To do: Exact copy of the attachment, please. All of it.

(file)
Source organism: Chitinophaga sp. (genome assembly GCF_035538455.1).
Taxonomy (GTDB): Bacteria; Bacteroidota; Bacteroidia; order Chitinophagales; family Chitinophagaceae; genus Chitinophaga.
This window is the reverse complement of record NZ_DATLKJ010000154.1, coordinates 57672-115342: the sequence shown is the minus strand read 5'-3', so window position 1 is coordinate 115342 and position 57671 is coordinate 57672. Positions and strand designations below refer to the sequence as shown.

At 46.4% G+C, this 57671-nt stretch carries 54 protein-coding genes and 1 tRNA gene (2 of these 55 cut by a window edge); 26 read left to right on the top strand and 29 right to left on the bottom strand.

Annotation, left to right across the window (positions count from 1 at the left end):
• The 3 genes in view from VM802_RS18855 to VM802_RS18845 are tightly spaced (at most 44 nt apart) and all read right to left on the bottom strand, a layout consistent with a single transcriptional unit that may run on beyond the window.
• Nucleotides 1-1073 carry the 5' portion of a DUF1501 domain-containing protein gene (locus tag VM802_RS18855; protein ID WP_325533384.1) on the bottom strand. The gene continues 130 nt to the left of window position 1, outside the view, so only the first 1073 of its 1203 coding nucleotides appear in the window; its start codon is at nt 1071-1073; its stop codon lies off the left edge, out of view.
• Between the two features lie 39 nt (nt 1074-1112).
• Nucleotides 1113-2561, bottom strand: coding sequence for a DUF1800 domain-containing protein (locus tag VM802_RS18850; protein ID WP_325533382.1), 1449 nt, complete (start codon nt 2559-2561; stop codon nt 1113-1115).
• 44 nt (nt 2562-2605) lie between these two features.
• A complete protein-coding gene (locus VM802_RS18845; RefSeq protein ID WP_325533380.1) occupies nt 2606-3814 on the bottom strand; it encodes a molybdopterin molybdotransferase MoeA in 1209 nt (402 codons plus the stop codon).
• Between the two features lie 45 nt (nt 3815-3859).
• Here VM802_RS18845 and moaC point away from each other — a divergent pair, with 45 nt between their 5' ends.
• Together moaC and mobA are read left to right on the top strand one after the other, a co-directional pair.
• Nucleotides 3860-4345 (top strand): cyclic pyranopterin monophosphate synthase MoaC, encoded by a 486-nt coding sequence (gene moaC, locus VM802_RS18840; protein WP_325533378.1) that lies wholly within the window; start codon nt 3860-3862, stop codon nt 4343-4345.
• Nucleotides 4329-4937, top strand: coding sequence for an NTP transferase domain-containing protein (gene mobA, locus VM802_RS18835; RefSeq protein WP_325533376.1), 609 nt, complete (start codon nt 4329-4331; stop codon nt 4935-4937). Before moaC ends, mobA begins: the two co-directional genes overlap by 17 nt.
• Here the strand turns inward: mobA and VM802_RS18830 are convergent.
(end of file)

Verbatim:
Source organism: Chitinophaga sp. (genome assembly GCF_035538455.1).
Taxonomy (GTDB): Bacteria; Bacteroidota; Bacteroidia; order Chitinophagales; family Chitinophagaceae; genus Chitinophaga.
This window is the reverse complement of record NZ_DATLKJ010000154.1, coordinates 57672-115342: the sequence shown is the minus strand read 5'-3', so window position 1 is coordinate 115342 and position 57671 is coordinate 57672. Positions and strand designations below refer to the sequence as shown.

At 46.4% G+C, this 57671-nt stretch carries 54 protein-coding genes and 1 tRNA gene (2 of these 55 cut by a window edge); 26 read left to right on the top strand and 29 right to left on the bottom strand.

Annotation, left to right across the window (positions count from 1 at the left end):
• The 3 genes in view from VM802_RS18855 to VM802_RS18845 are tightly spaced (at most 44 nt apart) and all read right to left on the bottom strand, a layout consistent with a single transcriptional unit that may run on beyond the window.
• Nucleotides 1-1073 carry the 5' portion of a DUF1501 domain-containing protein gene (locus tag VM802_RS18855; protein ID WP_325533384.1) on the bottom strand. The gene continues 130 nt to the left of window position 1, outside the view, so only the first 1073 of its 1203 coding nucleotides appear in the window; its start codon is at nt 1071-1073; its stop codon lies off the left edge, out of view.
• Between the two features lie 39 nt (nt 1074-1112).
• Nucleotides 1113-2561, bottom strand: coding sequence for a DUF1800 domain-containing protein (locus tag VM802_RS18850; protein ID WP_325533382.1), 1449 nt, complete (start codon nt 2559-2561; stop codon nt 1113-1115).
• 44 nt (nt 2562-2605) lie between these two features.
• A complete protein-coding gene (locus VM802_RS18845; RefSeq protein ID WP_325533380.1) occupies nt 2606-3814 on the bottom strand; it encodes a molybdopterin molybdotransferase MoeA in 1209 nt (402 codons plus the stop codon).
• Between the two features lie 45 nt (nt 3815-3859).
• Here VM802_RS18845 and moaC point away from each other — a divergent pair, with 45 nt between their 5' ends.
• Together moaC and mobA are read left to right on the top strand one after the other, a co-directional pair.
• Nucleotides 3860-4345 (top strand): cyclic pyranopterin monophosphate synthase MoaC, encoded by a 486-nt coding sequence (gene moaC, locus VM802_RS18840; protein WP_325533378.1) that lies wholly within the window; start codon nt 3860-3862, stop codon nt 4343-4345.
• Nucleotides 4329-4937, top strand: coding sequence for an NTP transferase domain-containing protein (gene mobA, locus VM802_RS18835; RefSeq protein WP_325533376.1), 609 nt, complete (start codon nt 4329-4331; stop codon nt 4935-4937). Before moaC ends, mobA begins: the two co-directional genes overlap by 17 nt.
• Here the strand turns inward: mobA and VM802_RS18830 are convergent.